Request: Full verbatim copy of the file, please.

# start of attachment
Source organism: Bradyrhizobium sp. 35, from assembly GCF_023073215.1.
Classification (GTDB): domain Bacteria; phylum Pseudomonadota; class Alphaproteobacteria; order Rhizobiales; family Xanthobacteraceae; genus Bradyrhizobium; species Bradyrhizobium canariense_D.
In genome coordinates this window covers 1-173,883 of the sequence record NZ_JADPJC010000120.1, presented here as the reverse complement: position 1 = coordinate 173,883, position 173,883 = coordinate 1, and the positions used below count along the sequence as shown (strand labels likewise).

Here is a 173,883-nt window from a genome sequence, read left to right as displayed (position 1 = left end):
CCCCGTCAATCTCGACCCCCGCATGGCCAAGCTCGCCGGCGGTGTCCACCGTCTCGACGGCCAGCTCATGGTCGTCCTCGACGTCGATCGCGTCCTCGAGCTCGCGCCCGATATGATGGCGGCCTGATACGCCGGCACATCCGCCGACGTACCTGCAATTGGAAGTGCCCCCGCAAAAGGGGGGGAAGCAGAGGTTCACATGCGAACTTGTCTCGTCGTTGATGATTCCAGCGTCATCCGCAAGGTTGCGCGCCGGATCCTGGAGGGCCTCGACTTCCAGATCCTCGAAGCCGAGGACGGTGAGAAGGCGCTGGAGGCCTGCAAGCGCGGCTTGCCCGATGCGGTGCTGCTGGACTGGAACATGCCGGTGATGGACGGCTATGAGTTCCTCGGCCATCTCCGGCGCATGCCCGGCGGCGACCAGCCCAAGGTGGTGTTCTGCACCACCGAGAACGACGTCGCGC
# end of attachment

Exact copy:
Source organism: Bradyrhizobium sp. 35, from assembly GCF_023073215.1.
Classification (GTDB): domain Bacteria; phylum Pseudomonadota; class Alphaproteobacteria; order Rhizobiales; family Xanthobacteraceae; genus Bradyrhizobium; species Bradyrhizobium canariense_D.
In genome coordinates this window covers 1-173,883 of the sequence record NZ_JADPJC010000120.1, presented here as the reverse complement: position 1 = coordinate 173,883, position 173,883 = coordinate 1, and the positions used below count along the sequence as shown (strand labels likewise).

Here is a 173,883-nt window from a genome sequence, read left to right as displayed (position 1 = left end):
CCCCGTCAATCTCGACCCCCGCATGGCCAAGCTCGCCGGCGGTGTCCACCGTCTCGACGGCCAGCTCATGGTCGTCCTCGACGTCGATCGCGTCCTCGAGCTCGCGCCCGATATGATGGCGGCCTGATACGCCGGCACATCCGCCGACGTACCTGCAATTGGAAGTGCCCCCGCAAAAGGGGGGGAAGCAGAGGTTCACATGCGAACTTGTCTCGTCGTTGATGATTCCAGCGTCATCCGCAAGGTTGCGCGCCGGATCCTGGAGGGCCTCGACTTCCAGATCCTCGAAGCCGAGGACGGTGAGAAGGCGCTGGAGGCCTGCAAGCGCGGCTTGCCCGATGCGGTGCTGCTGGACTGGAACATGCCGGTGATGGACGGCTATGAGTTCCTCGGCCATCTCCGGCGCATGCCCGGCGGCGACCAGCCCAAGGTGGTGTTCTGCACCACCGAGAACGACGTCGCGC